COUNCIL BLUFFS, Iowa — Louisiana Gov. Bobby Jindal took aim during campaign stops in Iowa on Tuesday at Wisconsin Gov. Scott Walker and other “establishment” Republicans running for president.
Walker, who was the Iowa favorite in the race until earlier this month, unveiled a plan Tuesday to repeal and replace the federal Affordable Care Act. It was praised by some conservatives but immediately denounced by Jindal, who released his own “Obamacare” replacement plan last year.
“(Walker’s plan) makes the mistake President (Barack) Obama did of creating a new entitlement program at a time when we can’t afford the entitlement programs we’ve got today,” Jindal told a lunch crowd in Le Mars.
That criticism carried on as Jindal headed south to Council Bluffs — located just across the river from Omaha, Nebraska — for a forum Tuesday night.
Walker’s plan calls for the creation of a refundable tax credit for individuals who do not have employer-based coverage. That’s what Jindal has pointed to as an “entitlement” in the plan, though he previously has expressed support for some refundable tax credits for health care.
“I don’t think that Republicans should be offering Obamacare-lite plans,” Jindal told reporters in Les Mars. “It continues this idea of government dependence.”
Jindal later challenged Walker to a debate over health care in Iowa, via Twitter and an email blast from his campaign.
Jindal’s jabs at Walker don’t come as a surprise.
Both candidates have identified Iowa as being crucial to their chances of winning the GOP presidential nomination. The crowded, 17-candidate Republican crop has each presidential hopeful looking for a way to stand out.
In addition to a strong lead over Jindal in the polls in Iowa, Walker also has a money advantage. Shortly after the pro-Jindal super PAC Believe Again set out on running $700,000 in television ads in Iowa, Walker’s super PAC announced an ad buy of its own — 10 times larger at $7 million.
Walker’s campaign responded to Jindal’s criticism with a general statement defending his health care plan.
“Gov. Walker’s plan is getting rave reviews from the conservative movement for being a thoughtful, substantive and viable plan to repeal and replace Obamacare and make health care affordable and accessible for Americans,” Walker campaign spokeswoman AshLee Strong said in a statement emailed to The Advocate. “The refundable health care tax credits the governor includes have been supported by many conservatives because they put health care decision-making in the hands of the American people where it belongs.”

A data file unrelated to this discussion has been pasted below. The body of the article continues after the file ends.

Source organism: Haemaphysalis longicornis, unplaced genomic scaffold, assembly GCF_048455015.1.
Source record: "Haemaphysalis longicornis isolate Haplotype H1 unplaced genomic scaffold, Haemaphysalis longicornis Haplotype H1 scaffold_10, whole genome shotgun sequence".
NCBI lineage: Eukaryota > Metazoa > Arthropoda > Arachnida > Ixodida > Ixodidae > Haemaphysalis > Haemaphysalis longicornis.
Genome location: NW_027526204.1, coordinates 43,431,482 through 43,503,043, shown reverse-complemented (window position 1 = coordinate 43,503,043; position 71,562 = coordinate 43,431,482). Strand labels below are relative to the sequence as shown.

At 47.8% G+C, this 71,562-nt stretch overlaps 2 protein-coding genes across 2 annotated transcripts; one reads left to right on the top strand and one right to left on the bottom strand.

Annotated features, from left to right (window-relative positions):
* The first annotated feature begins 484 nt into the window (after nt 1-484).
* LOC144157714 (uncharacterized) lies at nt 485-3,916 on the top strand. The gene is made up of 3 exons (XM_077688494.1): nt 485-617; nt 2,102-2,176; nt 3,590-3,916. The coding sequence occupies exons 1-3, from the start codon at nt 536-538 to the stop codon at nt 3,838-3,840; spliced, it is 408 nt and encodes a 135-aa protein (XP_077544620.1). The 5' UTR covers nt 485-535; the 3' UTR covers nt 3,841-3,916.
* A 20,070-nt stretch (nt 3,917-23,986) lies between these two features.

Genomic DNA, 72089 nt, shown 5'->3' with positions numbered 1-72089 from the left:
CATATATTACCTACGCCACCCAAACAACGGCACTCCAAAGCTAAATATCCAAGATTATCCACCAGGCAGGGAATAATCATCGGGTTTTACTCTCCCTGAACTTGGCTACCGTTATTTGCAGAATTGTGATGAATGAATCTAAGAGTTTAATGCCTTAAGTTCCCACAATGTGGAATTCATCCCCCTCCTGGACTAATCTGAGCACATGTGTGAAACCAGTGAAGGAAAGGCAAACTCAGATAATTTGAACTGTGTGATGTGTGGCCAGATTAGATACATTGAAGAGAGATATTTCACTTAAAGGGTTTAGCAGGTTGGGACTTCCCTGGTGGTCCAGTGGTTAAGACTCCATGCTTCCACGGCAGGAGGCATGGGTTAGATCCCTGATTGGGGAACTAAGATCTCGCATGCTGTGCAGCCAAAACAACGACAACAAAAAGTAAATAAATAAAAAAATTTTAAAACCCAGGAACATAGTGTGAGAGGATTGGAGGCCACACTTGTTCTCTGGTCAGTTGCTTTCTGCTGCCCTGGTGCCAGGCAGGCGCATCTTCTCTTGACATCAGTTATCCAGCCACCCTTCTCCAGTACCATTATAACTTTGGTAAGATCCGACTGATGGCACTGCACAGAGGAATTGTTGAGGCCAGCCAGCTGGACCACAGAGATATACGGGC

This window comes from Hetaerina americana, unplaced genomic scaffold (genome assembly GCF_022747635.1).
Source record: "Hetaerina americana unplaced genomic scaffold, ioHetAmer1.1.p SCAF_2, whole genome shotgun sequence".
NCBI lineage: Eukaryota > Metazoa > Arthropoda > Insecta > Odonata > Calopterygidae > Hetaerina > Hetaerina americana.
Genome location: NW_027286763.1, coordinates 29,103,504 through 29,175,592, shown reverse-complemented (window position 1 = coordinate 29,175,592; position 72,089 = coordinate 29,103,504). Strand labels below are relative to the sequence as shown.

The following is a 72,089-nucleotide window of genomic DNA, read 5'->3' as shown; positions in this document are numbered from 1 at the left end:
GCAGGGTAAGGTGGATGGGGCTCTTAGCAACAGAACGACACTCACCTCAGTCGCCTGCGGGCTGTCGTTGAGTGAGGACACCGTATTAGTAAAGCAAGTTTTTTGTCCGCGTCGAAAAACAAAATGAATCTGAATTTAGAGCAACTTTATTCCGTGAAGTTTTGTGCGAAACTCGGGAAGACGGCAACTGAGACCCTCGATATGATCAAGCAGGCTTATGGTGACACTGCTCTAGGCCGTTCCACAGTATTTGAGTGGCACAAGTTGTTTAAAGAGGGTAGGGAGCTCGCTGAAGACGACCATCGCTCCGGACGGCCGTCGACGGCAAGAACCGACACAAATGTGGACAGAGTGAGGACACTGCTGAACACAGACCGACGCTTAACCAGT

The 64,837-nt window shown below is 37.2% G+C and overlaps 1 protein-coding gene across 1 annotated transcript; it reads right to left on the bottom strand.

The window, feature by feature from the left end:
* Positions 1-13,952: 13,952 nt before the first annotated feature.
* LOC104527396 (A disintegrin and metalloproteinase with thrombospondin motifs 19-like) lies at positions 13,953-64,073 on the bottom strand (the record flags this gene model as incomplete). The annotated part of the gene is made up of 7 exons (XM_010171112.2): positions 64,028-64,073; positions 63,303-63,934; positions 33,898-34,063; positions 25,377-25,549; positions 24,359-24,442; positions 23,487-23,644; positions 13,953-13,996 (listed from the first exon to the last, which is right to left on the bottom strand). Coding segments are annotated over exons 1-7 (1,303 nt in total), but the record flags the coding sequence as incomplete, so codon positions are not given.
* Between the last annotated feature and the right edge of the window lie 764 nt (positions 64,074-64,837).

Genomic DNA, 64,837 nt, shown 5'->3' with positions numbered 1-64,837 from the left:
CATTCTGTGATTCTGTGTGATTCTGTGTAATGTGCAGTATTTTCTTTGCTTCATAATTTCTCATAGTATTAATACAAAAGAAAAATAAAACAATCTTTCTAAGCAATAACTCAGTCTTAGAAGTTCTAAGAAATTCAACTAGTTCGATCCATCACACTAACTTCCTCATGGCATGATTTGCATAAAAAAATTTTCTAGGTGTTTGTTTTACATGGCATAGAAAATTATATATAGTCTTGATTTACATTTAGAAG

His campaign hasn’t directly responded to the debate challenge.
Walker isn’t the only candidate that Jindal has sought to raise questions about in Iowan minds as he crisscrosses the state, trying to build name recognition and break through the pack for a surprise outcome in the Feb. 1 caucus.
“I don’t have a famous last name, my (spouse/father) wasn’t president, I don’t have a ton of money or a reality TV show,” Jindal said in Council Bluffs, taking aim at several of the top-tier candidates with one swoop — former Florida Gov. Jeb Bush, former Secretary of State Hillary Clinton and real-estate magnate Donald Trump, in particular. “We need somebody who is ready to lead on the first day.”
Jindal, 44, has worked in government since he was appointed to Louisiana Gov. Mike Foster’s administration at the age of 24. During his two terms as governor, he has served in leadership roles with the Republican Governors Association, a Washington, D.C.-based group that raises millions to elect Republicans in gubernatorial races.
But Jindal dismissed that any of that would put him in the establishment category.
“There is a lot of frustration with the establishment,” Jindal said. “I have a unique combination — I have the experience, but I’m not part of the establishment or status quo who does not stand up and fight for our conservative principles.”
Jindal released several policy papers through his America Next think tank well before his formal campaign announcement. The first was his health care plan, which calls for a repeal and replacement of the federal health care law with the focus on cutting costs and capping Medicaid.
Jindal’s health care plan was 24 pages. He noted that Walker’s clocked in at 15, with several pages of logos and quotes.
Jindal in recent months has frequently identified himself as the only candidate who had released detailed policy proposals — a nod to his reputation as a “policy wonk.” All of the plans have been posted online, and Jindal routinely tells town hall crowds to go online to review his ideas.
“For several months now, I’ve been the only candidate to offer a detailed plan,” Jindal said in Council Bluffs on Tuesday, clinging to that narrative before striking at Walker’s plan. “It’s one thing to give a speech, but it’s another to give details.”